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Customer Review

on 22 May 2014
An excellent example of the genre. I haven't read much historical fiction, but loved Fremantle's first (about Katherine Parr) and also some of Philippa Gregory's series about the Cousins War.

Sisters of Treason is absolutely fascinating. Who designs the school history curriculum? They need to try and include more of the minor stories in schemes of work because they are riveting. We have all probably heard of Lady Jane Grey, Queen for nine days then beheaded by Mary Tudor, daughter of Henry VIII. This book picks up at the execution and then follows on the skirt-tails of Jane's sisters, Katherine and Mary, and family friend Levina, real-life portrait painter to the court.

It's as readable as any fictional thriller. Mary suffers from a condition that has left her the size of a five-year-old and with a deformed spine. Katherine is a renowned beauty. Both fear that Jane's fate will also befall them as others plot around them to raise a new Queen. And this doesn't end with the death of Mary as her sister Elizabeth takes the throne and proves just as brutal in her way.

The three-way narrative works well, moving the action from place to place in Tudor England. I don't think I've learnt so much history in terms worth of lessons at school. Even knowing that the conversations are all fictitious, the endnotes give a useful potted biography of almost every character in the book and show just how closely Fremantle has kept to history. There is also a lovely family tree at the front showing just how closely related the Greys, Tudors, and Stuarts are, and why it is that there was such a skirmish for the throne of England.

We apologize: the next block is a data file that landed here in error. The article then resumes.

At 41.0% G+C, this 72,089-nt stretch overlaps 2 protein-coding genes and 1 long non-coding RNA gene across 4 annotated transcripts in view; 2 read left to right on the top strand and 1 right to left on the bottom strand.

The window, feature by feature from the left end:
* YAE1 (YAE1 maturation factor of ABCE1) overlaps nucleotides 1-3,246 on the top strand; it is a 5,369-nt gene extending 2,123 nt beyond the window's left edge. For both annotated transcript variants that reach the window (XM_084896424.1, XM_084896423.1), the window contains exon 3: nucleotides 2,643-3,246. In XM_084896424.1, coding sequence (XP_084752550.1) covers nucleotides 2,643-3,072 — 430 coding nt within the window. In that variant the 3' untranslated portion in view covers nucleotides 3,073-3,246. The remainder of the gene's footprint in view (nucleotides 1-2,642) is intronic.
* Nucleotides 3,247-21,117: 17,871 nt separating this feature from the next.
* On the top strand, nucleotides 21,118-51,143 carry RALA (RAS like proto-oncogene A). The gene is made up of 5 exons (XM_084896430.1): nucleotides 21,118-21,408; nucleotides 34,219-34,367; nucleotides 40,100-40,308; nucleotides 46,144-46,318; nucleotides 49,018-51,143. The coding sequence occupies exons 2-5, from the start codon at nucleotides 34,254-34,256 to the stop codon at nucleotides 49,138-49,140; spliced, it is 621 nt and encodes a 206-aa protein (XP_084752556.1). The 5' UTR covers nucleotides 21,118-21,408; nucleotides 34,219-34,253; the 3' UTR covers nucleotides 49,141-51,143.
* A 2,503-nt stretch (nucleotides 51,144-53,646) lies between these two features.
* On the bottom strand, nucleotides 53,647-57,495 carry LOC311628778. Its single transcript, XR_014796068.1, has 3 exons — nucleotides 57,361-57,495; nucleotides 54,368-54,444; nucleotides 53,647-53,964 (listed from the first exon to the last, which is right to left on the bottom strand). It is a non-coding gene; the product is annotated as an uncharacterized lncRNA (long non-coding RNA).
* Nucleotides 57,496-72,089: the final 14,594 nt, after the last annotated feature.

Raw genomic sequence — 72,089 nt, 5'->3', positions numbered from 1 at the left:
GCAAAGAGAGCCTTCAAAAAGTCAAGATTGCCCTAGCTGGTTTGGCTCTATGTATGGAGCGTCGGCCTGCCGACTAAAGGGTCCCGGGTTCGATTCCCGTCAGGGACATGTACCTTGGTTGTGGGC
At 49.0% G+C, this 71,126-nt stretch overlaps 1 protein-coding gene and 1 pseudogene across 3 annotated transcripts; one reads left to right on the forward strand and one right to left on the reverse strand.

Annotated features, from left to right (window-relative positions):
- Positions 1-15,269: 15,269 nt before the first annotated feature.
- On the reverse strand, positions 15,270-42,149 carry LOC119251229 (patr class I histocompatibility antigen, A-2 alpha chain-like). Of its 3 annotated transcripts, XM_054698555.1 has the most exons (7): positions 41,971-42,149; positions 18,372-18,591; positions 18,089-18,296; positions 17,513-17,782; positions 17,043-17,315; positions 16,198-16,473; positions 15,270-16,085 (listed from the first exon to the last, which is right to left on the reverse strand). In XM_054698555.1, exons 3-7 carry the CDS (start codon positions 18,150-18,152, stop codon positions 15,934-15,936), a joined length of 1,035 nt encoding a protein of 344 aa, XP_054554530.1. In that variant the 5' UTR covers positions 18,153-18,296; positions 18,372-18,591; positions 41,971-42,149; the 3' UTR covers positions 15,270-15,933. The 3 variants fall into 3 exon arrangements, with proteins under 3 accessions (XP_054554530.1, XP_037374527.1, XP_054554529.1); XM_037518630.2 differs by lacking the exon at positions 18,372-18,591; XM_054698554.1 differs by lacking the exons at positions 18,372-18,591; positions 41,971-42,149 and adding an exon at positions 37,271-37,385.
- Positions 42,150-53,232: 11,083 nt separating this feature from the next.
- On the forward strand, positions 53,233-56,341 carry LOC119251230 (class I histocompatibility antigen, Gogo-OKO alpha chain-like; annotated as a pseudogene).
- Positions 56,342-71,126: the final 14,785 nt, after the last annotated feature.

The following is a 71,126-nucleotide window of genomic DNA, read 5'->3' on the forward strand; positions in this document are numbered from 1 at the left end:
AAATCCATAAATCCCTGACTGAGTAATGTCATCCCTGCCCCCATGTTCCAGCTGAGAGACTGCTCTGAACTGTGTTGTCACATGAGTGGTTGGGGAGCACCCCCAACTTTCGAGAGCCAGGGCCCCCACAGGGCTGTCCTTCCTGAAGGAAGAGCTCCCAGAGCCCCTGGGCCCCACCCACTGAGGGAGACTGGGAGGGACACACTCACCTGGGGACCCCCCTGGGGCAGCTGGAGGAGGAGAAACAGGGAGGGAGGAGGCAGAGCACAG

Mary is the most sympathetic character, being both intelligent and sneered at. Her enviable (in some ways) position at the very centre of court life was both permanently a threat but also an amazing position of influence of observation. Katherine's story is in some ways more shocking for its ultimate direction. She grows up through the story from lovesick teenager to world-weary woman. Veena (Levina), their family friend, offers us insight into professional working women of the period and another perspective on Tudor politics.

Some shocking stuff happens to the Greys. I couldn't believe it was real but a check showed, lo and behold, it was. And Levina's painting is also real, and quite beautiful. The Elizabethan Age may have been a golden one for literature and discovery but it was still very much the dark ages if you were any sort of threat to those who ruled.

Begging to be televised. I wouldn't hesitate to recommend it if you like historical fiction. Amazing story of real women and how power is used.

Review of a Goodreads giveaway copy.
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